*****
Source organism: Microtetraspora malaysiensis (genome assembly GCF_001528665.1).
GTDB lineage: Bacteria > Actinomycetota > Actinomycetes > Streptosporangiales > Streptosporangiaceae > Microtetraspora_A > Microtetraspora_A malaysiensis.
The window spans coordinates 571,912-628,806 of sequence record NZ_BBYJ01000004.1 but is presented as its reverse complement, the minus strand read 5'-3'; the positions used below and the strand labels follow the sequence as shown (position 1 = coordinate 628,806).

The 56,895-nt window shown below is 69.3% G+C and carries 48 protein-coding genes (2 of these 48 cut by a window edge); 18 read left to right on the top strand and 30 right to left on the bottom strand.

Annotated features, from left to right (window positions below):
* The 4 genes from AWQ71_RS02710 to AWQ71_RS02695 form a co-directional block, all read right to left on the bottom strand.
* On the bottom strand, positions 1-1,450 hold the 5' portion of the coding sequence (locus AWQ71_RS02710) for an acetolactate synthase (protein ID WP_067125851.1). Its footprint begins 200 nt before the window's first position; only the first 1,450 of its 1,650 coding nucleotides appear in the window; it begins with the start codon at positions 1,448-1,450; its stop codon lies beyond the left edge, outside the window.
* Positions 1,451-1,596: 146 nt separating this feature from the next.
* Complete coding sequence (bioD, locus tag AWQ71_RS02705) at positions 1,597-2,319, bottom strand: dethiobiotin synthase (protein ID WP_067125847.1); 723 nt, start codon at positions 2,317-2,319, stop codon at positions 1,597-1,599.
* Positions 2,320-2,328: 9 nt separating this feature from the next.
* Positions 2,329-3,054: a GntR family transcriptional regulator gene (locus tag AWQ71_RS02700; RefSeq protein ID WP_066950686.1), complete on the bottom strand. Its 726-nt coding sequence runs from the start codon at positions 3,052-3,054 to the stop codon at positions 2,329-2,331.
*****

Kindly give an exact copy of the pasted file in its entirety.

Source organism: Microtetraspora malaysiensis (genome assembly GCF_001528665.1).
GTDB lineage: Bacteria > Actinomycetota > Actinomycetes > Streptosporangiales > Streptosporangiaceae > Microtetraspora_A > Microtetraspora_A malaysiensis.
The window spans coordinates 571,912-628,806 of sequence record NZ_BBYJ01000004.1 but is presented as its reverse complement, the minus strand read 5'-3'; the positions used below and the strand labels follow the sequence as shown (position 1 = coordinate 628,806).

The 56,895-nt window shown below is 69.3% G+C and carries 48 protein-coding genes (2 of these 48 cut by a window edge); 18 read left to right on the top strand and 30 right to left on the bottom strand.

Annotated features, from left to right (window positions below):
* The 4 genes from AWQ71_RS02710 to AWQ71_RS02695 form a co-directional block, all read right to left on the bottom strand.
* On the bottom strand, positions 1-1,450 hold the 5' portion of the coding sequence (locus AWQ71_RS02710) for an acetolactate synthase (protein ID WP_067125851.1). Its footprint begins 200 nt before the window's first position; only the first 1,450 of its 1,650 coding nucleotides appear in the window; it begins with the start codon at positions 1,448-1,450; its stop codon lies beyond the left edge, outside the window.
* Positions 1,451-1,596: 146 nt separating this feature from the next.
* Complete coding sequence (bioD, locus tag AWQ71_RS02705) at positions 1,597-2,319, bottom strand: dethiobiotin synthase (protein ID WP_067125847.1); 723 nt, start codon at positions 2,317-2,319, stop codon at positions 1,597-1,599.
* Positions 2,320-2,328: 9 nt separating this feature from the next.
* Positions 2,329-3,054: a GntR family transcriptional regulator gene (locus tag AWQ71_RS02700; RefSeq protein ID WP_066950686.1), complete on the bottom strand. Its 726-nt coding sequence runs from the start codon at positions 3,052-3,054 to the stop codon at positions 2,329-2,331.